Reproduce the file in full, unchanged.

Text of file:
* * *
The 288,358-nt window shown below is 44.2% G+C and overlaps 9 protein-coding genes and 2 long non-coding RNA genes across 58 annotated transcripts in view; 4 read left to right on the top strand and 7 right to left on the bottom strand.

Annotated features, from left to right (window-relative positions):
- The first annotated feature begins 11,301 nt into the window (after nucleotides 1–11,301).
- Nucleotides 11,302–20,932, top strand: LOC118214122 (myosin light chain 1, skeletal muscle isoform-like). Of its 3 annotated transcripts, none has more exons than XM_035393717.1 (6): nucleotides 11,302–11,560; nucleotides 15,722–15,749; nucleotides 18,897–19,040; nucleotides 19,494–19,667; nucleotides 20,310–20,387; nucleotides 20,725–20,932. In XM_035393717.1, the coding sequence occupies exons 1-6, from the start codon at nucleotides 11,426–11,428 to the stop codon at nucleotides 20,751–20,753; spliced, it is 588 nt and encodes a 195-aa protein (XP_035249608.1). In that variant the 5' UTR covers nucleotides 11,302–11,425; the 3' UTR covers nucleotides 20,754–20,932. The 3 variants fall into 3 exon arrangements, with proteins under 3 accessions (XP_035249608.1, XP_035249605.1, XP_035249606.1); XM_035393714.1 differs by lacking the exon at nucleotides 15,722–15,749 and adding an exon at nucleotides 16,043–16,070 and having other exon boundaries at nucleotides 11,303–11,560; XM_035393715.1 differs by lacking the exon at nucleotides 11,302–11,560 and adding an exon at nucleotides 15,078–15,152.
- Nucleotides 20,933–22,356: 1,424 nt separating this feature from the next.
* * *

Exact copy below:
The 288,358-nt window shown below is 44.2% G+C and overlaps 9 protein-coding genes and 2 long non-coding RNA genes across 58 annotated transcripts in view; 4 read left to right on the top strand and 7 right to left on the bottom strand.

Annotated features, from left to right (window-relative positions):
- The first annotated feature begins 11,301 nt into the window (after nucleotides 1–11,301).
- Nucleotides 11,302–20,932, top strand: LOC118214122 (myosin light chain 1, skeletal muscle isoform-like). Of its 3 annotated transcripts, none has more exons than XM_035393717.1 (6): nucleotides 11,302–11,560; nucleotides 15,722–15,749; nucleotides 18,897–19,040; nucleotides 19,494–19,667; nucleotides 20,310–20,387; nucleotides 20,725–20,932. In XM_035393717.1, the coding sequence occupies exons 1-6, from the start codon at nucleotides 11,426–11,428 to the stop codon at nucleotides 20,751–20,753; spliced, it is 588 nt and encodes a 195-aa protein (XP_035249608.1). In that variant the 5' UTR covers nucleotides 11,302–11,425; the 3' UTR covers nucleotides 20,754–20,932. The 3 variants fall into 3 exon arrangements, with proteins under 3 accessions (XP_035249608.1, XP_035249605.1, XP_035249606.1); XM_035393714.1 differs by lacking the exon at nucleotides 15,722–15,749 and adding an exon at nucleotides 16,043–16,070 and having other exon boundaries at nucleotides 11,303–11,560; XM_035393715.1 differs by lacking the exon at nucleotides 11,302–11,560 and adding an exon at nucleotides 15,078–15,152.
- Nucleotides 20,933–22,356: 1,424 nt separating this feature from the next.